Monday managed (thankfully) to be a somewhat less hectic day than my last several days. In the evening I and my EPF Young Adult compatriots had the pleasure of attending the Integrity USA Eucharist in support of their work for LGBTQIA Episcopalians and the entire Queer community. After a truly moving video, award and speech for Louie Clay Crew, the founder of Integrity USA, we shared a delightful liturgy with Eucharist celebrated by the Rt. Rev. Marc Andrus of California, a renowned ally of the LGBT community. The Rt. Rev. Mary Glasspool of Los Angeles- the only currently active LGBT bishop and an old friend from our days in the Diocese of Maryland – preached a brilliant sermon about the concepts of “home” and “family” for Jesus, based on Mark 3:20-34. Her thoughts caused me to reflect on the idea for myself, especially in light of EPF’s work for those whose homes have been made inhospitable, such as the Palestinians of the Israeli occupied territories.
As famously borrowed later by Abraham Lincoln, Jesus says “a house divided against itself cannot stand”. A church, a people of God divided against itself cannot stand. Satan cannot drive out Satan. Demons cannot drive out Demons. Evil cannot drive out Evil and Hate cannot drive out Hate. Violence cannot drive out Violence and degradation cannot drive out degradation. If the People of God respond to judgment by sowing more judgment, we respond to hatred by sowing more hatred, to violence by sowing more violence, than we – ALL of the people of God, from you and I to those Christians who most viciously attack the rights of LGBT folks, Palestinians and others – CANNOT STAND. We cannot love God and hate our neighbors whom God created. It is simply impossible.
This is even more remarkable when we think about Mark 3 and Jesus’ family. While the two other Gospels tell the bit about sin and demons, only Mark tells us in the beginning and the end about Jesus’ Mother and Brothers. In fact, Matthew and Luke place this story in chapters 12 and 11 respectively, after Jesus has already been performing miracles and healing people for a while – and so the emphasis in those Gospels is on the healing and therefore on the stuff about demons. But Mark puts this story up front in chapter 3, immediately after Jesus chooses the disciples! So for Mark, this story is about the questions of “who are Jesus’ disciples? And “who are his friends” and “who are his family?”. Jesus’ twelve new disciples and his mother are outside this crowded house trying to get Jesus out of there for fear that he has actually lost his mind! As Bishop Glasspool pointed out, when someone tells him that his friends and family are outside, he retorts “who are my friends and family? Here they are! In this house! Those who follow God’s will are my friends and my family!”. In one swift (and frankly, sarcastic) move, Jesus turns the concept of family on its head! Mary and the new disciples, who completely misunderstand what Jesus is doing, are literally on the outs – outside the house, and the poor, the sick and those who have clamored to see Jesus are there on the inside! These, he says, are my family. It’s of course not the only time he turns this family idea upside-down, and in fact he does it often. Recall the Good Samaritan story which he concludes by asking which person had really been the neighbor to the dying man. And recall the words of Jesus in John 10, “no longer do I call you servants… but I have called you friends”.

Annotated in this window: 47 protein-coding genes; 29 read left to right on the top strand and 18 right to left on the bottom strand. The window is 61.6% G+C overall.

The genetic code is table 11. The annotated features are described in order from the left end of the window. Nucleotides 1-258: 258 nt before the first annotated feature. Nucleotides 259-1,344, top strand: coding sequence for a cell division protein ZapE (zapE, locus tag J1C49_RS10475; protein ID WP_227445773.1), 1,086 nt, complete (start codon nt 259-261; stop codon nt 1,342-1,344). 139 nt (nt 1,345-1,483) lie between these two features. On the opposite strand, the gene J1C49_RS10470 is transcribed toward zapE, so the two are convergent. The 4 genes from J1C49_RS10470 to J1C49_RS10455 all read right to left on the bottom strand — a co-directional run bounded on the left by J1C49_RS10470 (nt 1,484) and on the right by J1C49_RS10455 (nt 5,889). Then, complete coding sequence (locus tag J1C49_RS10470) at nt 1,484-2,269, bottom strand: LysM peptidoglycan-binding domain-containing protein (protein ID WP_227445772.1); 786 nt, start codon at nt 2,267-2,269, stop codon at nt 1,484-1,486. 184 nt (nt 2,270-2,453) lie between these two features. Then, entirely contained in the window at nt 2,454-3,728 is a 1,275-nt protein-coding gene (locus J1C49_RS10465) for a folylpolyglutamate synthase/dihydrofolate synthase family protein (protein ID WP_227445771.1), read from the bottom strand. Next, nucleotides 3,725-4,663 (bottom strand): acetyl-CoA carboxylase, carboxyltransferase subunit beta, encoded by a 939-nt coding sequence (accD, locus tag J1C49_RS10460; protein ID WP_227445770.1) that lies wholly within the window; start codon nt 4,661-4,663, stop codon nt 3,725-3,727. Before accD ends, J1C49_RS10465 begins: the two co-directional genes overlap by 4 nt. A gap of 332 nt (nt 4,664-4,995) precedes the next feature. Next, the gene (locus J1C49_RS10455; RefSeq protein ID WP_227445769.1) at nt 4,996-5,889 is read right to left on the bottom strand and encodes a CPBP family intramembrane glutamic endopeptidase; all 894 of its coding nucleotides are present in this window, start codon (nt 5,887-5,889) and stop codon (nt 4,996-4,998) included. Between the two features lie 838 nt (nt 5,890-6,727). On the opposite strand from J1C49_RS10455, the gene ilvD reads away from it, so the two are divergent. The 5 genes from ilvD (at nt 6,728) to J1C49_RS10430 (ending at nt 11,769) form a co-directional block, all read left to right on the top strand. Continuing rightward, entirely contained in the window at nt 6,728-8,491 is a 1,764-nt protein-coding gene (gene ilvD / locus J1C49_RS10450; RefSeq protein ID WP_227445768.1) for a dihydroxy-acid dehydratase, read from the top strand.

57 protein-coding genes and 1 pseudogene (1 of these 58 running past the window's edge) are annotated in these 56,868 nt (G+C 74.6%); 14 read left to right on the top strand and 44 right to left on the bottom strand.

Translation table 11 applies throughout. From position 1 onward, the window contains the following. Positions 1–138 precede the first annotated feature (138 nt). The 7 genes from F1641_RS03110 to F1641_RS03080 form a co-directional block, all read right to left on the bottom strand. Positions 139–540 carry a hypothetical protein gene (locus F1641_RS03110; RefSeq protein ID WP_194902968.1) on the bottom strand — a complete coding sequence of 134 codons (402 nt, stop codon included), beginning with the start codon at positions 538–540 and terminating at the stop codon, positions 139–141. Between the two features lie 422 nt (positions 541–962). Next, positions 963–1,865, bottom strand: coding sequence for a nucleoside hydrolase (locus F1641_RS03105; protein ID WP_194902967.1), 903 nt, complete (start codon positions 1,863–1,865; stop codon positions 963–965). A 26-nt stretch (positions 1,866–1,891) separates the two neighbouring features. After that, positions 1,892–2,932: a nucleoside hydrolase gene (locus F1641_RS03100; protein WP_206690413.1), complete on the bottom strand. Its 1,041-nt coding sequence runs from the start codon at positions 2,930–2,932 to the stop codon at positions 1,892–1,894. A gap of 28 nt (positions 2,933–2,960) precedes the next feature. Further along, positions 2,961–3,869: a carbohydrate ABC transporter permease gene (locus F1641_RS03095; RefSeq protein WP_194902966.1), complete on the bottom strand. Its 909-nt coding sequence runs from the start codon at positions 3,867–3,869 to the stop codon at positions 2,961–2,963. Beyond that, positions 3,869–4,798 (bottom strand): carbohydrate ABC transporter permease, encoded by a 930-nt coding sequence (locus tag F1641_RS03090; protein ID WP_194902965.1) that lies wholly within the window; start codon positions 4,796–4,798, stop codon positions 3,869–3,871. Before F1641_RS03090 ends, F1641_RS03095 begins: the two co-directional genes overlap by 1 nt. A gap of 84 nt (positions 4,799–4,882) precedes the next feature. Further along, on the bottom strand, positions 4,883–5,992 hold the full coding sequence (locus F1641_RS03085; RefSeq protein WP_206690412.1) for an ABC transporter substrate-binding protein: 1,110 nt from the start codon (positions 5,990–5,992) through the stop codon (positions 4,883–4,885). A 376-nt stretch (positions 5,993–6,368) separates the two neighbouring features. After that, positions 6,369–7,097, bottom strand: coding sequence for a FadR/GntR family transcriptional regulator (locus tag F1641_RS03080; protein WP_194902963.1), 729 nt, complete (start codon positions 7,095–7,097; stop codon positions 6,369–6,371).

And so we are called always to remember that if we are to be disciples of Jesus – if we are to be his family in the world, all that matters is that we serve him. All that matters is that we return hate, not with more hate, but with love – that we return judgment not with more judgment, but with love. All that matters is that instead of condemning others as devils, or sinners, or any other epithet we might come up with, that we do the hard work of loving everyone – EVERYONE – even when they might do nothing but hate us in return.
We are soon going out of this General Convention into a world fully prepared to call us devils and demons for doing the work of Christ in the world, and at the same time, we are going into a world full of people that are badly in need of love after being told that God hates them and they have no part in God’s kingdom. Our response to each is the same. Love. We are each going out of Salt Lake with new tools and skills to share the love of God with the world. And we’ll go out into that hurting world renewed, refreshed, and re-enlivened to share God’s love with every person we meet.
I’m so blessed and fortunate to represent the Episcopal Peace Fellowship in going out to share God’s love with a world so badly hurting from senseless violence at home and abroad.